Did you happen to see T-Mobile’s commercial for its 600 MHz wireless network a couple of months ago?
“T-Mobile knows nobody buys this,” the announcer intones as the video shows a smartphone. Then he says, “for that,” and the picture changes to a cell tower.
“You buy it for this,” he says, with the video showing a young woman dolled up with Animoji ears, nose and tongue; “this,” with a video of a guy and his barber enjoying a baseball game on a phone; “this,” a picture of an online purchase of a horse head mask and the recipient wearing it as he sits on his couch; “and this,” as the picture shows a smartphone displaying “Your Food Is Arriving,” cutting to a delivery car pulling up.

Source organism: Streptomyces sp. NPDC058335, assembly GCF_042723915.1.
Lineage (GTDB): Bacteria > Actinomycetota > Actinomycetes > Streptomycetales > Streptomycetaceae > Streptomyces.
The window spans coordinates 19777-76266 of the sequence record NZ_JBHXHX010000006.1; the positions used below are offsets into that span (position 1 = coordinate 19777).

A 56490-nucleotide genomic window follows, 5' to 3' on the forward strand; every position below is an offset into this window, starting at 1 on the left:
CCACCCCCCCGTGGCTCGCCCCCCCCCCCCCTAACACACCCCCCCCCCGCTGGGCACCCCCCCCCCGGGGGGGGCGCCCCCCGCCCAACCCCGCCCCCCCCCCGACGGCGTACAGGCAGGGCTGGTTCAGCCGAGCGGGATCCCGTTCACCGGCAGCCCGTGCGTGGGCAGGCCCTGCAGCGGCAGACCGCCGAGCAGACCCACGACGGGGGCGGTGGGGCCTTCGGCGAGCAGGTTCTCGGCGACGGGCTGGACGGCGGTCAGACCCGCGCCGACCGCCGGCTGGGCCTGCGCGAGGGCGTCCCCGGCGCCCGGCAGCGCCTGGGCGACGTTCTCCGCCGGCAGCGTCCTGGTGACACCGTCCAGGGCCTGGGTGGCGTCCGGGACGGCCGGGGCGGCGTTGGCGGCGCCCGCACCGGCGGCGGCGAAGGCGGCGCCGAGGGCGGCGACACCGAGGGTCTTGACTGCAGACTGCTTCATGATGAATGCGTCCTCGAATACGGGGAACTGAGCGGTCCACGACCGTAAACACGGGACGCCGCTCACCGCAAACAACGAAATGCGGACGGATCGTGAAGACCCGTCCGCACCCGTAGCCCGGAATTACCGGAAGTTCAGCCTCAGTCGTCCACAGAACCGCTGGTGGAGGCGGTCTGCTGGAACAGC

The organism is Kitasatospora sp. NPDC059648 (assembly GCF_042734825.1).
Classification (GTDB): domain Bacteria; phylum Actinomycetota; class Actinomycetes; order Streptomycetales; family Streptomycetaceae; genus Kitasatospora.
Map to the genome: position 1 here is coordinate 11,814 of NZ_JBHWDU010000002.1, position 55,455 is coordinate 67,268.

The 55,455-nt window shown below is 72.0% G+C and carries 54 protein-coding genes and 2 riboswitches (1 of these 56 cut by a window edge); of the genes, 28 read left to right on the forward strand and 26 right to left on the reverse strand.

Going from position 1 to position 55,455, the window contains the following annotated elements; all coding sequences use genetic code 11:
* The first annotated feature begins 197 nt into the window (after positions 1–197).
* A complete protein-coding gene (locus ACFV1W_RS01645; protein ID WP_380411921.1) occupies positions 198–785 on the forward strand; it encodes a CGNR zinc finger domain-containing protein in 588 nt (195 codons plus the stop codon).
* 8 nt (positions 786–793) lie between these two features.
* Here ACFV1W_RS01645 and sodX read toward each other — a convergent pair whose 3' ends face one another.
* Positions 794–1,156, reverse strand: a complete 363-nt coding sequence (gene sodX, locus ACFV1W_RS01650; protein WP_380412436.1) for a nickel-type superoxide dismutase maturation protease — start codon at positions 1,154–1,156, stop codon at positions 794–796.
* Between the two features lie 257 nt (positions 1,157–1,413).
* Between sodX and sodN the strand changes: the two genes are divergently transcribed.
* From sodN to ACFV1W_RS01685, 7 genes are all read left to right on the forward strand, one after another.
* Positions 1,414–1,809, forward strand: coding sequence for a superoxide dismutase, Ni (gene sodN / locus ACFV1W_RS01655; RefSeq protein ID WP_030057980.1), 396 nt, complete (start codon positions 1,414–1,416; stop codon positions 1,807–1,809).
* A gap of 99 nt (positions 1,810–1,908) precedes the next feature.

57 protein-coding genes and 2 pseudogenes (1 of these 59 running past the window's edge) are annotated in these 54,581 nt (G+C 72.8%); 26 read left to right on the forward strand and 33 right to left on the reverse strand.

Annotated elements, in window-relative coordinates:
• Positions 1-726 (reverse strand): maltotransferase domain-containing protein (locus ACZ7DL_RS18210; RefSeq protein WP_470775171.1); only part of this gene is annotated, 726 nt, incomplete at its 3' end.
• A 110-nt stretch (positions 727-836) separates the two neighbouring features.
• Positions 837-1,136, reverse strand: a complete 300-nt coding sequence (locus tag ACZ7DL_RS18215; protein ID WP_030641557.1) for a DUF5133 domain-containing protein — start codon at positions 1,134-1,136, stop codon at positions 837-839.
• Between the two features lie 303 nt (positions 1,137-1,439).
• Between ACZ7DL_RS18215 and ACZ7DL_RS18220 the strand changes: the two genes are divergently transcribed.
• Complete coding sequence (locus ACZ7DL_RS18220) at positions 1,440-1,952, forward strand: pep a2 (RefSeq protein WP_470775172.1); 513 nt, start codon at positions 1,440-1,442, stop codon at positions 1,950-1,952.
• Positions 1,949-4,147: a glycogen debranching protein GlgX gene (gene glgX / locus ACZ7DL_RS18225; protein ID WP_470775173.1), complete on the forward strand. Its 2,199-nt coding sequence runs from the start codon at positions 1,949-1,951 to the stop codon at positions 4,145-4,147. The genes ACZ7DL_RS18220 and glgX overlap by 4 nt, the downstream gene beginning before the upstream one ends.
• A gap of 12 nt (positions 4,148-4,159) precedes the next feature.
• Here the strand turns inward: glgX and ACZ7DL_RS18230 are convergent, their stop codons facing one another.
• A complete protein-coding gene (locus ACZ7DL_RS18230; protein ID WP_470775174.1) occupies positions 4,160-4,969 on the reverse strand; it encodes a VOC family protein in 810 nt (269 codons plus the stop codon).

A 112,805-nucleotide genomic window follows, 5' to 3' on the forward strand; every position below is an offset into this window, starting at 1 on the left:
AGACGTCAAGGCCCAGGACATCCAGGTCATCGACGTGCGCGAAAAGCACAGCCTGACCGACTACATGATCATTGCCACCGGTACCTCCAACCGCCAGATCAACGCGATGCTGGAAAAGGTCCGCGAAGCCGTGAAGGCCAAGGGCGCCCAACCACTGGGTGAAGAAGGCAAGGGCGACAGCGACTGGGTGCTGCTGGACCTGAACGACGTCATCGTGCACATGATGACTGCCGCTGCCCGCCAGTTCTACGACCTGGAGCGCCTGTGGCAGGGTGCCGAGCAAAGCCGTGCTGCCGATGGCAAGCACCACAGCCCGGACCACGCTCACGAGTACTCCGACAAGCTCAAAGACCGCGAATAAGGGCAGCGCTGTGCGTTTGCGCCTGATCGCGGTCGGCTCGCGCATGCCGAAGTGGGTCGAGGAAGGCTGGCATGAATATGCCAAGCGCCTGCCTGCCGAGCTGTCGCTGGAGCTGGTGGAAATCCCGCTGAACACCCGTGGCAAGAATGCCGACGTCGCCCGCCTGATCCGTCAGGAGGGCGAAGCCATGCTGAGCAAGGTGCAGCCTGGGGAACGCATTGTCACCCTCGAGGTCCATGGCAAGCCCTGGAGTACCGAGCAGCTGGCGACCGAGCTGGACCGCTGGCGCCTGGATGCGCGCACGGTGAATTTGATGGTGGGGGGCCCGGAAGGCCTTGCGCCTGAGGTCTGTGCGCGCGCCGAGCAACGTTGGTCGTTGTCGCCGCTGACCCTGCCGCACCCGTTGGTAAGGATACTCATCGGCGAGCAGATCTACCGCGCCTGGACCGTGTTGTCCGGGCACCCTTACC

Imagine that. A company actually promoting its 600 MHz wireless network, or more accurately all of the great things that a 600 MHz 5G-ready network can make happen for people. In other words, not selling the “steak” but the “sizzle” of its new wireless network.
How did the previous occupants of that same spectrum promote the sizzle of its 600 MHz product? On the whole, pretty well. Who can’t recall promos for NFL and MLB games and championships, the Olympics, political debates and conventions, syndicated game shows, network dramas and comedies, local news teams and stories? The list goes on and on.